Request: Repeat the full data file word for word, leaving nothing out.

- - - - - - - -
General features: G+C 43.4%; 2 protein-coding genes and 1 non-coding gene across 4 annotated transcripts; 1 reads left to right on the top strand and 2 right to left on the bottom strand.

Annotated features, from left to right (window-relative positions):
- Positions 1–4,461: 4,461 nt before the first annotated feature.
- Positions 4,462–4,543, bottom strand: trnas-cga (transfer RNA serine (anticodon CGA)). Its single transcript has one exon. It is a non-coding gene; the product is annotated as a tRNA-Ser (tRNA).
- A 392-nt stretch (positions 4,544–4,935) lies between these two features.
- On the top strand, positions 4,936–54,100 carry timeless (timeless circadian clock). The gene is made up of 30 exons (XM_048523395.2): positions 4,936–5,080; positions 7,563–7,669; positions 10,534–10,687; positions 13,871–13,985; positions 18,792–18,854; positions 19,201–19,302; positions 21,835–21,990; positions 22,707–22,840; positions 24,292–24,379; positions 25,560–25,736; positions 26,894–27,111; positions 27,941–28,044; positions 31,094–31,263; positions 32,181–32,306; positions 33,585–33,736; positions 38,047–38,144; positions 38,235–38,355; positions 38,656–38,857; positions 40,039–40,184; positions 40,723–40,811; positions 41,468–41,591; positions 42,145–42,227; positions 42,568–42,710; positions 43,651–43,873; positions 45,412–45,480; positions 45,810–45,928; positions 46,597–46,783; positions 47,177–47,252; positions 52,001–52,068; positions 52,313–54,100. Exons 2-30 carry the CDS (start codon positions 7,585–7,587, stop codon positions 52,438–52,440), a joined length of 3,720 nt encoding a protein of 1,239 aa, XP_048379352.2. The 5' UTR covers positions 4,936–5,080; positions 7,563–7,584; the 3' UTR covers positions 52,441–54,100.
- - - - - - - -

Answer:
General features: G+C 43.4%; 2 protein-coding genes and 1 non-coding gene across 4 annotated transcripts; 1 reads left to right on the top strand and 2 right to left on the bottom strand.

Annotated features, from left to right (window-relative positions):
- Positions 1–4,461: 4,461 nt before the first annotated feature.
- Positions 4,462–4,543, bottom strand: trnas-cga (transfer RNA serine (anticodon CGA)). Its single transcript has one exon. It is a non-coding gene; the product is annotated as a tRNA-Ser (tRNA).
- A 392-nt stretch (positions 4,544–4,935) lies between these two features.
- On the top strand, positions 4,936–54,100 carry timeless (timeless circadian clock). The gene is made up of 30 exons (XM_048523395.2): positions 4,936–5,080; positions 7,563–7,669; positions 10,534–10,687; positions 13,871–13,985; positions 18,792–18,854; positions 19,201–19,302; positions 21,835–21,990; positions 22,707–22,840; positions 24,292–24,379; positions 25,560–25,736; positions 26,894–27,111; positions 27,941–28,044; positions 31,094–31,263; positions 32,181–32,306; positions 33,585–33,736; positions 38,047–38,144; positions 38,235–38,355; positions 38,656–38,857; positions 40,039–40,184; positions 40,723–40,811; positions 41,468–41,591; positions 42,145–42,227; positions 42,568–42,710; positions 43,651–43,873; positions 45,412–45,480; positions 45,810–45,928; positions 46,597–46,783; positions 47,177–47,252; positions 52,001–52,068; positions 52,313–54,100. Exons 2-30 carry the CDS (start codon positions 7,585–7,587, stop codon positions 52,438–52,440), a joined length of 3,720 nt encoding a protein of 1,239 aa, XP_048379352.2. The 5' UTR covers positions 4,936–5,080; positions 7,563–7,584; the 3' UTR covers positions 52,441–54,100.